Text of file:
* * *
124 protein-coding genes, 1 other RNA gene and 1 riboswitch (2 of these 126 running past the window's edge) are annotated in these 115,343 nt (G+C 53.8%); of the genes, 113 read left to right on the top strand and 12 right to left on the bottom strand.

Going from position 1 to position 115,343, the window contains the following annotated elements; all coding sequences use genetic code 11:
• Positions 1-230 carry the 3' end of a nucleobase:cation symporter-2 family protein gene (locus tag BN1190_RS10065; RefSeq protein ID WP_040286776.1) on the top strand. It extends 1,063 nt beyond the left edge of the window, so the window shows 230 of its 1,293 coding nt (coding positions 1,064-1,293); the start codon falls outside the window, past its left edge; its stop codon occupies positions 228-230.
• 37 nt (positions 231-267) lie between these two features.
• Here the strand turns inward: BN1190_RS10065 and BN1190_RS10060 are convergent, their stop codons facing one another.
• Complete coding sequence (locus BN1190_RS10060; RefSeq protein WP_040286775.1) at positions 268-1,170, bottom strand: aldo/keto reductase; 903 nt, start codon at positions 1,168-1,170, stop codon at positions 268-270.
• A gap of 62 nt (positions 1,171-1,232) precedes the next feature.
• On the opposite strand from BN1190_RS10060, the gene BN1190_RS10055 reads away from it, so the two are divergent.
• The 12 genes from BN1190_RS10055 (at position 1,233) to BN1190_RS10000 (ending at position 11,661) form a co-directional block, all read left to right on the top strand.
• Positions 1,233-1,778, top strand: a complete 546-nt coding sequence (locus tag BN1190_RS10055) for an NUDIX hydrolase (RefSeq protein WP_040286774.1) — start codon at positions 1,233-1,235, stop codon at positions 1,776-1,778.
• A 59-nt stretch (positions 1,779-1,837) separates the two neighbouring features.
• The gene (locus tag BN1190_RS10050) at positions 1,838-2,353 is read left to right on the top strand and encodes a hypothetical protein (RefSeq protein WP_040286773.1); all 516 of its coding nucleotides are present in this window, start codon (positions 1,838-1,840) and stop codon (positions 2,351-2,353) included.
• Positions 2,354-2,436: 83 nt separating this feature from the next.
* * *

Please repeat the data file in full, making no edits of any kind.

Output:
124 protein-coding genes, 1 other RNA gene and 1 riboswitch (2 of these 126 running past the window's edge) are annotated in these 115,343 nt (G+C 53.8%); of the genes, 113 read left to right on the top strand and 12 right to left on the bottom strand.

Going from position 1 to position 115,343, the window contains the following annotated elements; all coding sequences use genetic code 11:
• Positions 1-230 carry the 3' end of a nucleobase:cation symporter-2 family protein gene (locus tag BN1190_RS10065; RefSeq protein ID WP_040286776.1) on the top strand. It extends 1,063 nt beyond the left edge of the window, so the window shows 230 of its 1,293 coding nt (coding positions 1,064-1,293); the start codon falls outside the window, past its left edge; its stop codon occupies positions 228-230.
• 37 nt (positions 231-267) lie between these two features.
• Here the strand turns inward: BN1190_RS10065 and BN1190_RS10060 are convergent, their stop codons facing one another.
• Complete coding sequence (locus BN1190_RS10060; RefSeq protein WP_040286775.1) at positions 268-1,170, bottom strand: aldo/keto reductase; 903 nt, start codon at positions 1,168-1,170, stop codon at positions 268-270.
• A gap of 62 nt (positions 1,171-1,232) precedes the next feature.
• On the opposite strand from BN1190_RS10060, the gene BN1190_RS10055 reads away from it, so the two are divergent.
• The 12 genes from BN1190_RS10055 (at position 1,233) to BN1190_RS10000 (ending at position 11,661) form a co-directional block, all read left to right on the top strand.
• Positions 1,233-1,778, top strand: a complete 546-nt coding sequence (locus tag BN1190_RS10055) for an NUDIX hydrolase (RefSeq protein WP_040286774.1) — start codon at positions 1,233-1,235, stop codon at positions 1,776-1,778.
• A 59-nt stretch (positions 1,779-1,837) separates the two neighbouring features.
• The gene (locus tag BN1190_RS10050) at positions 1,838-2,353 is read left to right on the top strand and encodes a hypothetical protein (RefSeq protein WP_040286773.1); all 516 of its coding nucleotides are present in this window, start codon (positions 1,838-1,840) and stop codon (positions 2,351-2,353) included.
• Positions 2,354-2,436: 83 nt separating this feature from the next.